guilty as charged, your hipness

Posted: October 26, 2011 in Humorous Bits
Tags: , , , , , , , ,

You can point to the post-war prosperity and social changes wrought more than a half a century ago, when the future glistened with optimism unlike any we’d ever experienced. Industry and invention streamlined everyday tasks allowing people to concern themselves with more conceptual matters, matters not tied to the business of daily survival. New attitudes were born, attitudes whose values were deeply rooted in perception and individuality. The cultural shift was on, man. Living a good life was still noble, but a growing segment of folks felt living a cool life held equal validity. The concept of cool, of being considered cool, matured and exploded into the societal commons.

Soon people from all walks of life strove to be cool. They wanted others to think, “Man, that is one hip cat. I want to be that awesome!” Many would argue coolness is innate; it’s not something you can manufacture. There’s some truth to that, but the fact remains many people carefully cultivate their image to highlight specific cool attributes. Maybe it’s through wardrobe, how they dress. Maybe it’s by the car they drive. Some project it through the books they read and the music they listen to. Perhaps it’s via a professed love of cinema. (The artsy stuff with subtitles and abstract imagery and soundtracks by Mahler, not low-brow trifles starring Jim Carrey and Adam Sandler. These film people are serious about it, dammit.)

We promote personal coolness through behaviors, both overt and subtle. Through the way we walk, the tone of our voice, the vocabulary we use. It can be reflected by our scope of knowledge or worldly understanding of the human condition. We don’t specifically label these things as “cool”, but let’s be honest, they’re partly intended to add to our mystique. Whether you’re a cool cat or hipster, rad or groovy, wicked or bitchin’, fly or hip, it all comes down to the same thing: A desire to accurately tout our unique brand of coolitude.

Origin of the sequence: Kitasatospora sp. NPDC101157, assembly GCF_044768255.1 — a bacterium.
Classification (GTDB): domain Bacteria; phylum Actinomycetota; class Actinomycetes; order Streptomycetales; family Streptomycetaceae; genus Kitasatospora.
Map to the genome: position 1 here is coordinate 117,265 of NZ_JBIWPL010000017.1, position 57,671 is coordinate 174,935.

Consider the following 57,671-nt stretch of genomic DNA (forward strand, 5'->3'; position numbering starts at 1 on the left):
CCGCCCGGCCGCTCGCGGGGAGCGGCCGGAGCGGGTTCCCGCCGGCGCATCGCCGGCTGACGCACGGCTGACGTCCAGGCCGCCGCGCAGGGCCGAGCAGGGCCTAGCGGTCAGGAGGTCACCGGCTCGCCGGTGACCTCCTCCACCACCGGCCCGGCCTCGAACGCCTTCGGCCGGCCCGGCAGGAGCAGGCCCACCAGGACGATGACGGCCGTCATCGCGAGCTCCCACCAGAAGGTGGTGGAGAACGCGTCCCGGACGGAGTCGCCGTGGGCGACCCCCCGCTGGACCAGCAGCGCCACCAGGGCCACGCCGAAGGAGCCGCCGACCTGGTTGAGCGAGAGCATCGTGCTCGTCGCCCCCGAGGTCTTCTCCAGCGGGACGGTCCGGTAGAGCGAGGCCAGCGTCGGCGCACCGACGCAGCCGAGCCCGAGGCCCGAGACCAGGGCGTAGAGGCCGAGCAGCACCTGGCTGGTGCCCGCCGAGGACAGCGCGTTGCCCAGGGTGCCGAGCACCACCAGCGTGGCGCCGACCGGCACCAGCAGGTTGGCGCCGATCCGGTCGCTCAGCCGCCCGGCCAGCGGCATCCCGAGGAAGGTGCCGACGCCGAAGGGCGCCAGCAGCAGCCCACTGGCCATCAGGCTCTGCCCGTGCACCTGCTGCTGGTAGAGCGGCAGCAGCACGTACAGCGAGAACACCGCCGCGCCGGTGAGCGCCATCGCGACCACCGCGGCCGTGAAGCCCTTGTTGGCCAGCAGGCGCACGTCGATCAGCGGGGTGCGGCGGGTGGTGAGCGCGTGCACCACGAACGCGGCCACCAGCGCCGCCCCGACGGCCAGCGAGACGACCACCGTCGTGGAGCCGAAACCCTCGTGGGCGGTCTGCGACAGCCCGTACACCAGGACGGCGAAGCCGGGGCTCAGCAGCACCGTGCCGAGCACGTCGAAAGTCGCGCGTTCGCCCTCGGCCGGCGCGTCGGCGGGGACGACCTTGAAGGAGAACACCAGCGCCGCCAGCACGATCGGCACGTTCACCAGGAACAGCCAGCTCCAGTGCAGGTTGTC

Cool is also constantly morphing and very fragile. It doesn’t take much to torpedo it. Quite often shifts in society mean the cool of yesterday becomes the dorkdum of today. Certain people make it a point to dismantle the coolness of others as a way to demonstrate their own coolness, a pretty ironic approach. If you are one of those folks I’m going to save you the effort of hijacking whatever cool currency I’ve banked by confessing a few guilty pleasures which, by their very nature, blast my cool armada out of the water.

Abba – I like Abba. There, I said it. For someone who falls decidedly into the rock and roll camp with all its pounding beats, scorching guitars, and attitude requirements, admitting even a slight fondness for this Swedish foursome could get my R&R club membership revoked. I don’t care. I thoroughly dig S.O.S. and Take a Chance on Me. I sing along to Fernando. I’ve seen and enjoyed both the Broadway production and film version of Mamma Mia. And I believe Dancing Queen is about as perfect a pop hit as has been recorded in the past 50 years.

SpongeBob Squarepants – The main character has the word “square” imbedded in his name, fer chrissakes. That alone kills the any chance of coolness as surely as authentic English cuisine kills any chance of satisfying hunger. Now I realize in some circles there’s a certain cache attached to liking SpongeBob. To these folks it demonstrates your willingness to buck convention, to be your own person. It says you get it. If getting it means you derive tremendous pleasure from a cartoon aimed at five year olds then I guess I “get it.” I’m quite certain if asked during a job interview how you spend your free time and you answered, “Watching 22 uncut episodes of SpongeBob without taking a break,” your chances of getting the job would be seriously hampered. Unless that job was as a fry cook at The Krusty Krab.